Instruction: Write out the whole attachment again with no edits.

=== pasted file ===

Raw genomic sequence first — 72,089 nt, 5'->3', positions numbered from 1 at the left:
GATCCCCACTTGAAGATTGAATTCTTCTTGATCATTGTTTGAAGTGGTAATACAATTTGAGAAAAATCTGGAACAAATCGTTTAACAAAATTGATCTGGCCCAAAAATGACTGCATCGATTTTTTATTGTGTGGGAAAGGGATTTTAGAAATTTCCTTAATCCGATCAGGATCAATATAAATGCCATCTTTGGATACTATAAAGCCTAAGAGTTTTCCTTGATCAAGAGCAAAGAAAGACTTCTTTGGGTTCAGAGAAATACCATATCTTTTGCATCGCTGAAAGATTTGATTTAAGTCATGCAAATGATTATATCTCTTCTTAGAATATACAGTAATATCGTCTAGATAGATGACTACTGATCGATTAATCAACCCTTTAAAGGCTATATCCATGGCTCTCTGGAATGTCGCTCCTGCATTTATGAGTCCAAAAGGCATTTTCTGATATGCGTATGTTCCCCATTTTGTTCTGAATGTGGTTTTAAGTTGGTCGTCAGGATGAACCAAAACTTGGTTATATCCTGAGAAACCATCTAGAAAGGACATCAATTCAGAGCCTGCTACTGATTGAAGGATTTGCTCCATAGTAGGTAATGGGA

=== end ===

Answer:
Raw genomic sequence first — 72,089 nt, 5'->3', positions numbered from 1 at the left:
GATCCCCACTTGAAGATTGAATTCTTCTTGATCATTGTTTGAAGTGGTAATACAATTTGAGAAAAATCTGGAACAAATCGTTTAACAAAATTGATCTGGCCCAAAAATGACTGCATCGATTTTTTATTGTGTGGGAAAGGGATTTTAGAAATTTCCTTAATCCGATCAGGATCAATATAAATGCCATCTTTGGATACTATAAAGCCTAAGAGTTTTCCTTGATCAAGAGCAAAGAAAGACTTCTTTGGGTTCAGAGAAATACCATATCTTTTGCATCGCTGAAAGATTTGATTTAAGTCATGCAAATGATTATATCTCTTCTTAGAATATACAGTAATATCGTCTAGATAGATGACTACTGATCGATTAATCAACCCTTTAAAGGCTATATCCATGGCTCTCTGGAATGTCGCTCCTGCATTTATGAGTCCAAAAGGCATTTTCTGATATGCGTATGTTCCCCATTTTGTTCTGAATGTGGTTTTAAGTTGGTCGTCAGGATGAACCAAAACTTGGTTATATCCTGAGAAACCATCTAGAAAGGACATCAATTCAGAGCCTGCTACTGATTGAAGGATTTGCTCCATAGTAGGTAATGGGA